Grieving Families Protest ‘Duplicitous’ Website that Reposts Death Notices in order to Sell Flower Deliveries

When does crass advertising go too far? Here is one strong candidate for that label: Everhere.com.

An Alberta man who, on the advice of doctors, is trying to keep news of his father’s death from his dementia-stricken mother, is the latest grieving family member to complain about a new website that reposts online obituaries alongside ads for flower deliveries.

His fear is that a bouquet and card will show up on his mother’s doorstep, and thus interrupt the delicate balance of what she knows about her husband, what she is capable of understanding through her dementia, and how it will affect her.

“I can handle it if she hears it from me,” Rick Laursen said. But finding out from a delivery would be needlessly traumatic. He has now put a sign on her front door directing any flower deliveries to a neighbour’s house.

Everhere.com was founded last year with the slogan “Where loved ones are Eternal.” The company says its aim is to create an “online database” of publicly posted obituaries, and to arrange them geographically by city. It also offers access to genealogical data.

You can read more about the controversy in an article by Joseph Brean in the Ottawa Citizen web site at: https://bit.ly/2umfbcb.

7 Comments

Legacy.com is equally guilty of this (being parent company of tributes.com).
My family managed to keep news of my sister’s death quiet for few months and obituary was finally published AFTER she was buried.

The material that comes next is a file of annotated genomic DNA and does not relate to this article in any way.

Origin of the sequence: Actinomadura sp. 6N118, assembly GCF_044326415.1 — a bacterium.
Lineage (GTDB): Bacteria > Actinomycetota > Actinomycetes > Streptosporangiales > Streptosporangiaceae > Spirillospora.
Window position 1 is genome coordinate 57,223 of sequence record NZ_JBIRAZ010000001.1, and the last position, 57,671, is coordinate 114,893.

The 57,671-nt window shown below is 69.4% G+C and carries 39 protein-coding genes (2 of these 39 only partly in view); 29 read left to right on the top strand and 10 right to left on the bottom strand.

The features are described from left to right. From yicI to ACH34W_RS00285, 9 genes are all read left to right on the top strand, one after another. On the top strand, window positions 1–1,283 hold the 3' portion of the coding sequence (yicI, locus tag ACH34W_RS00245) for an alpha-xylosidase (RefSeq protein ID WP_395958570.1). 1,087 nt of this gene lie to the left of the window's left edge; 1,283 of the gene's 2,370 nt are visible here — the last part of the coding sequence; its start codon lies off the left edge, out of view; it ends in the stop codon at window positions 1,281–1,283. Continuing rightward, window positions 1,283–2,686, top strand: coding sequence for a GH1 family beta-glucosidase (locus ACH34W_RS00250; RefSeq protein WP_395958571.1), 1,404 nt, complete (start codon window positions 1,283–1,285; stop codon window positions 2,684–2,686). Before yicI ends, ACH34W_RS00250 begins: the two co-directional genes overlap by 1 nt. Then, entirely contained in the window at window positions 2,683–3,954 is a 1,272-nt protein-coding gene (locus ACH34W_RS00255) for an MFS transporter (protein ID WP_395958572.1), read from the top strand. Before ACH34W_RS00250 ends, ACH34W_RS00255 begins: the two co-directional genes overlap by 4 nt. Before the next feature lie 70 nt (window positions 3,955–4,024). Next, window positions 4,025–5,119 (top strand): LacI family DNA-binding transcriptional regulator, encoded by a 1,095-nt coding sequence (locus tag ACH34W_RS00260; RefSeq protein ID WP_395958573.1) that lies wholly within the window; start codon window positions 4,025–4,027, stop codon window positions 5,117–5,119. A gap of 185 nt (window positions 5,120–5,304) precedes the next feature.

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It also appears they have changed their name. There were a number of reports of complaints against a company called Afterlife at afterlife.co but that address now goes to everhere.com.

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The problem with a sufferer of any type of dementia is that they don’t remember what they’ve heard; so every time a death is mentioned, the pain is fresh. Thanks for the ‘heads up’.

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Yes, it’s annoying when marketers use public information to target potential customers. But…it’s public information. An obituary is a public notice. No one is required to have one. If you don’t want word to get out don’t publish, post or otherwise distribute one.

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    You didn’t read this part “suggestions from a lawyer that the practice of copying text from published obituaries violates intellectual property law, just as much as if Everhere had cut and pasted a literary short story.” In addition, the website alters the obit for advertising purposes to say the family wants flowers sent to them when they don’t.
    The whole thing smacks of harassment of the bereaved and is likely illegal in most jurisdictions. The death may be “public” information, but most papers where I live have paid obituaries.

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Not to be discouraging, but the problem with the dementia patient is that you can tell them something like that and the next day they will have forgotten. So they will mourn anew every time they hear about a death.

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Linda S. has hit the nail on the head. The dates are OK to copy but the rest is under copyright: either the newspaper who published it or the family member who wrote the Obit. I wrote a long Obit when my Mother died in 2012, if I find it anywhere online I will go after the culprit!

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